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Publisher's Summary

When Johnny Pascoe attempts to rescue a sick girl from the Tasmanian outback, his plane crashes, leaving him dangerously injured. Ronnie Clarke, who was trained by Pascoe, endeavours to fly a doctor in to help but this proves more difficult than he imagined.

As he waits overnight at Pascoe's house, preparing to try again the following day, Clarke revisits the past of this unusual man - and reveals the shocking and tragic secrets that have influenced his life.

©1958 Nevil Shute (P)2012 Audible Ltd

Critic Reviews

"That supreme storyteller, Nevil Shute..." (The Times)
"Shute was a brilliant storyteller and terrific example for any writer." (Gerald Seymour, Express)
"Nevil Shute made me yearn for a faithful, plodding, Shute-type of man. I imagined us trekking across the Australian outback, finding a run-down hamlet, and then transforming it together until death or flood parted us." (Sue Townshed, The Times)

What members say

Average Customer Ratings

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  • Overall
    4 out of 5 stars
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    4 out of 5 stars
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    4 out of 5 stars
  • Linda
  • Longview, TX, United States
  • 02-08-13

Another world another time.

This novel, written in 1958, will carry Anglos born before 1950 into social values and moral values of a bygone age. It may seem dated or even unbelievable to younger readers, but the values and morals of this age did exist.

The story is engaging and well read. The tangled storyline I found a little confusing as I listened but not less interesting because of it. As I listened, I thought that Shute was probably not at his best in this book. However, at the end Shute pulls the tangled threads into a coherent plot and resolution.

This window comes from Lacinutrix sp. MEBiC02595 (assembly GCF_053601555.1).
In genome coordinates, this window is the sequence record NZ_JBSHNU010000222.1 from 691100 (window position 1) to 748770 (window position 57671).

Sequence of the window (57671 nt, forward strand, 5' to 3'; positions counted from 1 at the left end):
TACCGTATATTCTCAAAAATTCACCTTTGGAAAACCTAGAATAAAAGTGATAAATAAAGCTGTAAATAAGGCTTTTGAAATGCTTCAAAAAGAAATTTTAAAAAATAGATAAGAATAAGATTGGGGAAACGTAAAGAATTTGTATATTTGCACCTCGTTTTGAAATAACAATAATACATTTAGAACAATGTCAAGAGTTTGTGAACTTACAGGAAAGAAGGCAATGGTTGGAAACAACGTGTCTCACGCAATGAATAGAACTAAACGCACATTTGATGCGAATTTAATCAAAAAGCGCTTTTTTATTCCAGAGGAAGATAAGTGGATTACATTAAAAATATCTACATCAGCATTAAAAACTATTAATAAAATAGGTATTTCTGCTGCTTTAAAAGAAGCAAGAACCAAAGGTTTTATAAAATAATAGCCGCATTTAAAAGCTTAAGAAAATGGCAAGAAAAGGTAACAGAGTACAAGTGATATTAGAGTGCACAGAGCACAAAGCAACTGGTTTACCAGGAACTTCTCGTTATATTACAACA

The story seems a little more contrived that other Shute novels, but it does work.

I debated giving this a 5 star but settled on 4 as this is a very good story but not the masterpiece of Shute's "A Town Like Alice".

I liked the reader, but the halting style might bother some. Best to listen to the sample.

This makes me wish to listen to more Shute novels which I think were recently added to Audible.

7 of 7 people found this review helpful

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  • Overall
    5 out of 5 stars
  • PatatBriz
  • 02-19-15

Another winner

Many yers ago I started reading Nevil Shute's books and have therefore enjoyed them for fifty years. This one somehow slipped thro my reading list so it was with great pleasure that I was able to hear it. The story has 'dated' slightly but is all the more pleasurable for it. The narration was superb and made the most of a great story. Not to be missed.

2 of 2 people found this review helpful

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    4 out of 5 stars
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  • Mark H
  • 01-02-18

Good but not great

I am a fan of Nevil Shute because he is a master story teller. However, although it was very good, this book did not really tick all of the boxes for me. There were two issues. First, the story was a little to prosaic for me, which is really more a reflection of my own tastes than a criticism of the author, as I normally go for who-done-it mysteries that require more suspension of disbelief than necessary with this book. Second, I found the changes between the two central characters were sometimes a bit 'clunky'. Nevertheless it was a well written book and if you like 'realistic' stories that follow peoples lives and their experiences. And if you are interested in books that give sharp insights into the values and social norms during the first half of the 20th century then you will probably like this.

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  • Celia
  • 06-10-15

Very good

Liked the way this book crossed the world along with the characters. A good listen.

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    2 out of 5 stars